The FFEL and DL programs provide the following types of loans to students and their parents:<blockquote>Stafford loans (subsidized and unsubsidized): Low interest, variable rate loans available to undergraduate and graduate students. The interest rates on subsidized and unsubsidized Stafford loans adjust annually, based on a statutorily established, market-indexed, rate setting formula, and may not exceed 8.25%.</blockquote> <blockquote>To qualify for a subsidized Stafford loan, a student must establish financial need. The federal government pays the interest on the borrower's behalf on the subsidized Stafford loans while the borrower is in school (on at least a half-time basis) and during grace periods and deferment periods.</blockquote> <blockquote>PLUS loans: Variable rate loans available to parents of dependent undergraduate students. The interest rates on these loans adjust annually, based on a statutorily established, market-indexed, rate-setting formula, and may not exceed 9%.</blockquote> <blockquote>Consolidation loans: Loans that provide borrowers refinancing options. A consolidation loan may be comprised of one underlying loan or multiple underlying loans. Consolidation provides borrowers with multiple loans the opportunity to simplify the repayment of loans by combining multiple loans into one. Consolidation loans also enable borrowers to lower monthly payments by extending the repayment period. Additionally, consolidation loans afford borrowers the opportunity to pursue a more favorable long term interest rate through locking in a fixed interest rate on their student loans, based on the weighted average of the interest rates in effect on the loans being consolidated rounded up to the nearest one-eighth of 1%, capped at 8.25%.(4)</blockquote>
Prior to discussing individual reauthorization issues, it may be helpful to note that there are certain underlying tensions inherent in the current design of the loan programs that affect many of the reauthorization issues considered in this report. One pertains to program cost. It is generally the case that enhancements to borrower benefits increase federal subsidy costs. For instance, in the FFEL program, where the government insures and subsidizes loans made by private lenders, federal subsidy costs increase when less revenue is derived from borrower fees and when interest subsidy payments to lenders are increased (lenders receive a subsidy payment that ensures they receive the difference between the statutorily set borrower rate and a fair market rate). In the DL program, where the government acts as lender, federal subsidy costs are increased when borrower fees or repayment revenues paid to the government are reduced.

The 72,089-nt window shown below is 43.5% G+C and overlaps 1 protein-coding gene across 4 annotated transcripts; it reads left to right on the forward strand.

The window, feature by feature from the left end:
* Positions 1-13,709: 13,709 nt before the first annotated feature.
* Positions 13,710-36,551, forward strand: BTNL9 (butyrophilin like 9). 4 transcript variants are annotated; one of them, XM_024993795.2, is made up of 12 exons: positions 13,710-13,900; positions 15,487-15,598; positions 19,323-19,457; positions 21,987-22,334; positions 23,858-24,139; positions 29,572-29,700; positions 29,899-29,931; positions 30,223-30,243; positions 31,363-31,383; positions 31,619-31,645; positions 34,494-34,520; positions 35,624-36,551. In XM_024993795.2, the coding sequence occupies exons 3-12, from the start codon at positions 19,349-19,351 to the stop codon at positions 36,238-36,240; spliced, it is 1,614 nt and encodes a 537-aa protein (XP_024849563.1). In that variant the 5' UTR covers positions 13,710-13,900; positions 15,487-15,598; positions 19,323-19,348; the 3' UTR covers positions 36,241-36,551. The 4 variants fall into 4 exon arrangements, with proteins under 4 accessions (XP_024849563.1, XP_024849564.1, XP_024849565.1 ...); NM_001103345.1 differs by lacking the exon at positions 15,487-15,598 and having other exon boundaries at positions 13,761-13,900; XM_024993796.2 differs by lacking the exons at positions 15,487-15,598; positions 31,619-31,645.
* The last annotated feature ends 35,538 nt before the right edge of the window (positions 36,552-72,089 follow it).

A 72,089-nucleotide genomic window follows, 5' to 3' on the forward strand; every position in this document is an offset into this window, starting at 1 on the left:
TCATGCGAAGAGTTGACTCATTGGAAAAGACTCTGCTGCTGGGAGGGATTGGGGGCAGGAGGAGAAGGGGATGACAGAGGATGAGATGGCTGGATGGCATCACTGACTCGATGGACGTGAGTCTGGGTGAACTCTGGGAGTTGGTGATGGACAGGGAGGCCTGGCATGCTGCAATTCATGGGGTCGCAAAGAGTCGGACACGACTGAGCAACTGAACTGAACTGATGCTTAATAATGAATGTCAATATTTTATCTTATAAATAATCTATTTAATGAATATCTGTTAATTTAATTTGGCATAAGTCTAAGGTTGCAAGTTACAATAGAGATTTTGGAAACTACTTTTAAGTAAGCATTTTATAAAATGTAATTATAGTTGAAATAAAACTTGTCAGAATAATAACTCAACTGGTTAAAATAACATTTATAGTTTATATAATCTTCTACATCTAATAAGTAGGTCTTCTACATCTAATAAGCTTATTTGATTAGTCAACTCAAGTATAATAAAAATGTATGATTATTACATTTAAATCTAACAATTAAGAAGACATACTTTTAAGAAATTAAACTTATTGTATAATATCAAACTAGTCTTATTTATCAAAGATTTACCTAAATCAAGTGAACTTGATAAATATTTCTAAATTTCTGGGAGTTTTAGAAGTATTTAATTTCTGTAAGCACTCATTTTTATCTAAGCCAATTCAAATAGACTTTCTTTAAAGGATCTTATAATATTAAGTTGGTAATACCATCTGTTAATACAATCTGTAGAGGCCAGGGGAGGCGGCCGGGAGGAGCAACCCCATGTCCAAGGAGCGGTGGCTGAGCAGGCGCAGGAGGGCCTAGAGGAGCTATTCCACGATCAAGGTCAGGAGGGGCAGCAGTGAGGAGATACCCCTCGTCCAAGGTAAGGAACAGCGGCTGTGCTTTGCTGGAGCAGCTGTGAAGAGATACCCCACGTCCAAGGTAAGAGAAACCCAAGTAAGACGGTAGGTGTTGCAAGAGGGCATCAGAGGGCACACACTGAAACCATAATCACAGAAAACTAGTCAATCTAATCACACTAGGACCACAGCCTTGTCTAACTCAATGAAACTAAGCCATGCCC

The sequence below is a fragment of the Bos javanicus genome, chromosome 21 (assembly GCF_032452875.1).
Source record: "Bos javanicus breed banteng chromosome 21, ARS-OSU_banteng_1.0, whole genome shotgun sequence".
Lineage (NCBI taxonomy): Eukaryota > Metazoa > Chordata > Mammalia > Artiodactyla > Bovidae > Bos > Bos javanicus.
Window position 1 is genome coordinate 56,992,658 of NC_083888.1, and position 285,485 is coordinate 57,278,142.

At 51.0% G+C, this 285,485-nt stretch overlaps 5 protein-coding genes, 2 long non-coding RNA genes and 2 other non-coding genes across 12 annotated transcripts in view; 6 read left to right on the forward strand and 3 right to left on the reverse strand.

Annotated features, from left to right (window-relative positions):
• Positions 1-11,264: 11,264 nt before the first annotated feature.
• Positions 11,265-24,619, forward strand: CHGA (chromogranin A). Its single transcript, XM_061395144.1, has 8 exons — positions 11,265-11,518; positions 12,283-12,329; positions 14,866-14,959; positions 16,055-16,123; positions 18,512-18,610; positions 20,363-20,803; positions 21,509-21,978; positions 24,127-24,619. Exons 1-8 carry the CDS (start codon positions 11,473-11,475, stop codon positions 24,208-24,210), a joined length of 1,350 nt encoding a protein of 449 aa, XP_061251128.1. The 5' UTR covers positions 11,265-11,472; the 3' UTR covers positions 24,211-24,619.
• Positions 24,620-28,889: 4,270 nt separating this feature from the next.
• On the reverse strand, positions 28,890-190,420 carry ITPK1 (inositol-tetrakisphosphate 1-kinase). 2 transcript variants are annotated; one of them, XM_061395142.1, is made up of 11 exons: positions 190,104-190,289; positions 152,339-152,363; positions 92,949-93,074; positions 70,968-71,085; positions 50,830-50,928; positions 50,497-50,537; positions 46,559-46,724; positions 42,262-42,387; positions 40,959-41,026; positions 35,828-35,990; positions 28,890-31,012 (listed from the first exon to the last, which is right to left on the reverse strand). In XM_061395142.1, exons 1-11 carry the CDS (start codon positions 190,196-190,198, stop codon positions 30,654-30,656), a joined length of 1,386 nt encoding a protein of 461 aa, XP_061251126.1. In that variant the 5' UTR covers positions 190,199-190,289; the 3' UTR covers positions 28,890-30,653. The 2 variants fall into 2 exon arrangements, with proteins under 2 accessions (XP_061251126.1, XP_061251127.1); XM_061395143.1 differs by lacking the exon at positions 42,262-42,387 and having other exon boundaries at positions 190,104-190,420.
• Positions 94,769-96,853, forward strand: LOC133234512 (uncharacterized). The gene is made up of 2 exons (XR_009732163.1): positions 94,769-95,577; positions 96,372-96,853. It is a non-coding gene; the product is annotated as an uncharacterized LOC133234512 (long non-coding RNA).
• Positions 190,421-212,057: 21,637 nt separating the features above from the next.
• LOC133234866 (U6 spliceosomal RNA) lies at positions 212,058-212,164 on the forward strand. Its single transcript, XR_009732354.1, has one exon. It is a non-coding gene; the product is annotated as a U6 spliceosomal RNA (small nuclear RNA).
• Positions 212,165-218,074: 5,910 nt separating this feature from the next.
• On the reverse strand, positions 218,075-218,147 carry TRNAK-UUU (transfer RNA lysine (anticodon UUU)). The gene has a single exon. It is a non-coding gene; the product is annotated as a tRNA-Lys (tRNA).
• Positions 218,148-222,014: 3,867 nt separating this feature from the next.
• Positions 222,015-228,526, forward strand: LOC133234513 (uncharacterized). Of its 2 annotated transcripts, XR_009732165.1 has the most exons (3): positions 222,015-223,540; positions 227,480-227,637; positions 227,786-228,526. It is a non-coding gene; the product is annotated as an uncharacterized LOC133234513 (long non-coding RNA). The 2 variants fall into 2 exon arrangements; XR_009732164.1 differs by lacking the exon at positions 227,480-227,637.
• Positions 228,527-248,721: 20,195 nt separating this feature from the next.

Another tension stems from dissimilarities in FFEL and DL program loan terms and conditions. The two programs disburse the same set of loans, but loan terms and conditions are not perfectly parallel across the two programs. Each program has its supporters. Some favor promoting more parallel terms and conditions, others do not if parallel terms and conditions are achieved by reducing a benefit currently available in only one of the two programs.(5)
Interest Rates on Stafford and PLUS Loans. The Stafford and PLUS loans currently being disbursed are variable rate loans. As of July 2006, under current law, new Stafford and PLUS loans will carry fixed interest rates. The desirability of this planned switch has been the subject of considerable debate.